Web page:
Most, if not all, people will be unable to see well in dark conditions, such as during the night, because the human eyes aren’t like cats’ eyes. But there are people who have significant difficulty seeing in dark conditions, even in poor lighting, which is known as night blindness – or nyctalopia, as the doctors call it. Here are a few things to know about it including its symptoms, causes and treatments.
Questions to Ask
Keep in mind that night blindness isn’t similar to the complete inability to see at night. Instead, it means that your vision isn’t as well as it should be – poorer in acuity – during the night and in low light conditions. But it must also be emphasized that night blindness isn’t a disease per se but a symptom of an underlying eye issue.
If you have doubts whether you have night blindness or not, you should consider these questions:
- Are you having difficulty moving around at night, even in a familiar area like your house and even with night lights on?
- Is the frequency of your tripping over and bumping against objects during the night increasing in frequency?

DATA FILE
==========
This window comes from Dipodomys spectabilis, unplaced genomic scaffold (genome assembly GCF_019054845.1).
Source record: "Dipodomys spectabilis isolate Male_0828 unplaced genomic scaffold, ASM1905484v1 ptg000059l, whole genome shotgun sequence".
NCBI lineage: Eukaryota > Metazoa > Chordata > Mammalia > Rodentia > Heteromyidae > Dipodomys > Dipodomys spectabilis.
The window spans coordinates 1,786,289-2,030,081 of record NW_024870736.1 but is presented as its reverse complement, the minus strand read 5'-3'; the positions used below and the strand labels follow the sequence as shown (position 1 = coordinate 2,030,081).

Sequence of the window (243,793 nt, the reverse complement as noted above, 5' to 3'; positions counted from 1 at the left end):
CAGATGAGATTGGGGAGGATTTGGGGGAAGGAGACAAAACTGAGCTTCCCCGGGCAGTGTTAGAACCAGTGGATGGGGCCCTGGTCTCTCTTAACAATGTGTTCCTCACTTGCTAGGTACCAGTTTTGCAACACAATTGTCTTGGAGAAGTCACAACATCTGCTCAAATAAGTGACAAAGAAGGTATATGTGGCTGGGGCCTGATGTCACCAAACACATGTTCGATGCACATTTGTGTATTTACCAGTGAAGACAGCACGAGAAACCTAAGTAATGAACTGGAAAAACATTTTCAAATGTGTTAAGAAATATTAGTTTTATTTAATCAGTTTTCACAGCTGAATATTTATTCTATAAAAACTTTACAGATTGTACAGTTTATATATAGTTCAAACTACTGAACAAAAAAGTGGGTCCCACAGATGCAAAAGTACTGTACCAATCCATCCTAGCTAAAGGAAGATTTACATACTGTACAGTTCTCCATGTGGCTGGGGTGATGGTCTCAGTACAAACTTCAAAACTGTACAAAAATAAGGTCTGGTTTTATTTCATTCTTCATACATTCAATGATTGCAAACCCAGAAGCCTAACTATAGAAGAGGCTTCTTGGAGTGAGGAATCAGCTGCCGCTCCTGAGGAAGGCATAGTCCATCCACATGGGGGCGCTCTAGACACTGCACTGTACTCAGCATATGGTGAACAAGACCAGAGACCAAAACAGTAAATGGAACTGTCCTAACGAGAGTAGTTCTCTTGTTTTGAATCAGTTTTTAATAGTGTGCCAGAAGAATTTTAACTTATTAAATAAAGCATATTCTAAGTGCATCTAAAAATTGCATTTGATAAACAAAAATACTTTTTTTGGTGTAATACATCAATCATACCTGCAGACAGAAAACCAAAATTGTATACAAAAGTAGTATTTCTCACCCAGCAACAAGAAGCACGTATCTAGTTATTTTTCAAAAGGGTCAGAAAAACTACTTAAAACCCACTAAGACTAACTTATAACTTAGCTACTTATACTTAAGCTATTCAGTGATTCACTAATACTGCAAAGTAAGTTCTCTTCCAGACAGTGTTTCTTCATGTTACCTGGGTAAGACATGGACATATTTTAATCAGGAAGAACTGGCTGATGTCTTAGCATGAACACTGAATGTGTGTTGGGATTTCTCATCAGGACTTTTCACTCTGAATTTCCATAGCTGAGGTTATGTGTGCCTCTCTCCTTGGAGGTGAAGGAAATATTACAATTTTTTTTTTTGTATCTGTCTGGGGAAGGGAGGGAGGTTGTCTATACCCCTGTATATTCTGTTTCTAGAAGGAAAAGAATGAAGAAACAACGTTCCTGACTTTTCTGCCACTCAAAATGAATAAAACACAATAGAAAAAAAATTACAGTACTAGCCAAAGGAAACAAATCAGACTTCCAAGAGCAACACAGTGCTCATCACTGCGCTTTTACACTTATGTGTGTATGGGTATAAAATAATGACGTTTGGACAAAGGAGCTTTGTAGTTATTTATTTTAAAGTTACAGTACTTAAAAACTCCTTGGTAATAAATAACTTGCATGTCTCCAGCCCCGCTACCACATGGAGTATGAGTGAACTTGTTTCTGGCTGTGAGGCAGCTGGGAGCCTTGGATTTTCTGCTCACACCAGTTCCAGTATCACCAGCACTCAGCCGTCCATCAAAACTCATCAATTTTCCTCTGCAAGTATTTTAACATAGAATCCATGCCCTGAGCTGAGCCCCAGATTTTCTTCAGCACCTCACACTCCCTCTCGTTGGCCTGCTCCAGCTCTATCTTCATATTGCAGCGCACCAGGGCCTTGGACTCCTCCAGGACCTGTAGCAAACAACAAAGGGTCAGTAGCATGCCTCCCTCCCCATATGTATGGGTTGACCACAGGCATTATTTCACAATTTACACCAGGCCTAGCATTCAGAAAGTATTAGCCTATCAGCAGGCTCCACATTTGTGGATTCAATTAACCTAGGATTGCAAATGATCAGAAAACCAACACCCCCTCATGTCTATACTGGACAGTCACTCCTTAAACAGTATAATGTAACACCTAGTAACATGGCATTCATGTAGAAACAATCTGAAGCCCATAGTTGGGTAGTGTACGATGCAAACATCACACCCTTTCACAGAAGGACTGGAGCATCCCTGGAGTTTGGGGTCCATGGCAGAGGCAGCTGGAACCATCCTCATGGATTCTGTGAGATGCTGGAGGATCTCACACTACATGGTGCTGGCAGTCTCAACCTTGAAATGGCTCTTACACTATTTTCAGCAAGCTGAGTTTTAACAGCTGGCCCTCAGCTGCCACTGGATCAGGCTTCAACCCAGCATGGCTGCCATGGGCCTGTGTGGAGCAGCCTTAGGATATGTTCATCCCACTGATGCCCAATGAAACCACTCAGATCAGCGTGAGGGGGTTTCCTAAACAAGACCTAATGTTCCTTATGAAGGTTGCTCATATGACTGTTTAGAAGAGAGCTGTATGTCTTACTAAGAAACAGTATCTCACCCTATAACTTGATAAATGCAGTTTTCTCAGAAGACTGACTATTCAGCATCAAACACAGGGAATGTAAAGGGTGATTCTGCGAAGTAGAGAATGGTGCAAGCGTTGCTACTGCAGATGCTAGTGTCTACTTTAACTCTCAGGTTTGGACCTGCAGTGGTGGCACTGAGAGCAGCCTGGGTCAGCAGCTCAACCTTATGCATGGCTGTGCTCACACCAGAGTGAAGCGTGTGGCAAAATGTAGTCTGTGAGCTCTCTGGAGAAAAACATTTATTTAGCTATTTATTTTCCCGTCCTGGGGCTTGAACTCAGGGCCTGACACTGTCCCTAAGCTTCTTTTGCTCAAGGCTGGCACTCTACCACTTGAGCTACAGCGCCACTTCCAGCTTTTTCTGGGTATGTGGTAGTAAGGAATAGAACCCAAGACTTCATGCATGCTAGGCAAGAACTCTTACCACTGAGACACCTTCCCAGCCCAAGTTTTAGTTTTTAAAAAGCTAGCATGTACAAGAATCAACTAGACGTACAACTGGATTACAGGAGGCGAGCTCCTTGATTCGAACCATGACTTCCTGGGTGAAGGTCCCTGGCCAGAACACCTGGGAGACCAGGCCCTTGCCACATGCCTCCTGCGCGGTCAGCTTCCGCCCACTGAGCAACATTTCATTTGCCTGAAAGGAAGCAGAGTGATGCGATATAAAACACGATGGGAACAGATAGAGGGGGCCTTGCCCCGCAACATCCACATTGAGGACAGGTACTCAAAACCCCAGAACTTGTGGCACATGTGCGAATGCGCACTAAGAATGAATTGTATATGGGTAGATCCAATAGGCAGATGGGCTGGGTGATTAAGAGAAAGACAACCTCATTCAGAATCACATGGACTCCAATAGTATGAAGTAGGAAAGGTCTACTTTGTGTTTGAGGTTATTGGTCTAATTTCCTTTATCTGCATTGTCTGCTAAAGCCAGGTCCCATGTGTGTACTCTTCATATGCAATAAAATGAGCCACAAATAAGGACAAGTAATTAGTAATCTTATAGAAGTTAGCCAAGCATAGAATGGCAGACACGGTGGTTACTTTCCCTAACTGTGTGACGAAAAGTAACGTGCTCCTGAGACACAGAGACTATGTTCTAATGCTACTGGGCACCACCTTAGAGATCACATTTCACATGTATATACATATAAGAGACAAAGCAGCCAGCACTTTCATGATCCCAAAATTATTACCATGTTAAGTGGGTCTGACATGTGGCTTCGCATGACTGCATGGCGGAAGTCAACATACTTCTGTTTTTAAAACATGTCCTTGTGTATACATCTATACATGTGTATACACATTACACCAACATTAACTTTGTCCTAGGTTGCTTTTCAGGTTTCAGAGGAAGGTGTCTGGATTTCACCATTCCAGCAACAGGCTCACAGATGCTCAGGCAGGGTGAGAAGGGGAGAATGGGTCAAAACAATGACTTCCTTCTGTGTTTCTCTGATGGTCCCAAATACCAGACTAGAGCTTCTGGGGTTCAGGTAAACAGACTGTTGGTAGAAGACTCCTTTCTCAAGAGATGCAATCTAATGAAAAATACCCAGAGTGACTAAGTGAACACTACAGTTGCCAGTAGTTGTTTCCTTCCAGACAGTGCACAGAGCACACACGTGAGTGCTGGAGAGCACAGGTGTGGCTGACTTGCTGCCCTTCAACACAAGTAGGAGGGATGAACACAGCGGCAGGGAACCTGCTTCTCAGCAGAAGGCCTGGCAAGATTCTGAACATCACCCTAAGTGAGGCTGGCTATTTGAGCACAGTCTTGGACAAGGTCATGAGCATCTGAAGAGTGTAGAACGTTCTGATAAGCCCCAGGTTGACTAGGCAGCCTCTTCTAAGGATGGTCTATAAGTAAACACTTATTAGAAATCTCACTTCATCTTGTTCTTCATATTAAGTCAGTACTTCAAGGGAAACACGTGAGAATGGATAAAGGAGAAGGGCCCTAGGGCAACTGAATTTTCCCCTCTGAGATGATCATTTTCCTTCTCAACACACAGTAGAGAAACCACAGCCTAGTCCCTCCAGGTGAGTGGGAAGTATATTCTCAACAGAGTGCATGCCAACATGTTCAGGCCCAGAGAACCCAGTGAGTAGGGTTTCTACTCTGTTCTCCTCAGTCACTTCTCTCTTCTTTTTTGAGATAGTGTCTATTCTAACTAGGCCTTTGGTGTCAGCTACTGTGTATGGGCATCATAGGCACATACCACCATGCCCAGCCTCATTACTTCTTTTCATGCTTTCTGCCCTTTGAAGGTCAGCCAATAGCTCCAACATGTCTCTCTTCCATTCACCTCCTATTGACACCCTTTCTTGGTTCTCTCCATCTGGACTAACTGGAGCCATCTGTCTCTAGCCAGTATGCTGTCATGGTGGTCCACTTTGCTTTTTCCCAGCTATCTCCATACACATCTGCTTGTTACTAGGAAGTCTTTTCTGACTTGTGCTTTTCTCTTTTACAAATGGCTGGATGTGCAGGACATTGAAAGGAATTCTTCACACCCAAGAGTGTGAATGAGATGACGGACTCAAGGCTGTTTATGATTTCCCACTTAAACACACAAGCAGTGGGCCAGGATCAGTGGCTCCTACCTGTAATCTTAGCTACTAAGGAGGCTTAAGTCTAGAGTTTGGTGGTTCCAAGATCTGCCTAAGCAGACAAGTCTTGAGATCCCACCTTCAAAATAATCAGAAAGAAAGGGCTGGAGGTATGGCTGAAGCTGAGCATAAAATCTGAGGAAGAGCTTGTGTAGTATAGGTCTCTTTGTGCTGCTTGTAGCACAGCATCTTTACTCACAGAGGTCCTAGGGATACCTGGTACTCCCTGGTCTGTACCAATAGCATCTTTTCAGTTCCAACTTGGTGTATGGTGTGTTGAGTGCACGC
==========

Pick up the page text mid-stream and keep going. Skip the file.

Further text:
- Is your nighttime driving becoming more difficult because of your reduced ability to see the road?
- Do you have fears of tripping at night and, thus, your reluctance to venture out for any reason?
- Do your eyes have a difficult or long time adjusting to light after coming in from the dark?
If you answered “yes” to most of the questions, you should discuss your concerns with an ophthalmologist at Pearle Vision as soon as possible. You will likely be required to undergo a complete eye exam to determine the existence of an underlying medical condition affecting the quality of your vision.
Possible Medical Conditions
Night blindness usually occurs when the cells in the eye’s retina responsible for allowing good vision in dim light are affected. Among the medical conditions that affect these cells are:
- Nearsightedness, the inability to see far objects
- Glaucoma, an optic nerve disease (i.e., the optic nerve connects the eyes to the brain) as well as medicine used in its treatment especially one that constricts the pupils
- Cataracts, a condition wherein the eyes’ naturally clear lens become cloudy
- Diabetes, a disease affecting the body’s insulin response
- Retinitis pigmentosa, a genetic disorder that causes blindness
- Keratoconus, a steeply curved cornea
The treatment for night blindness solely depends on its cause, such as getting new prescription for your eyeglasses, controlling blood sugar levels, or removing cataracts, among others.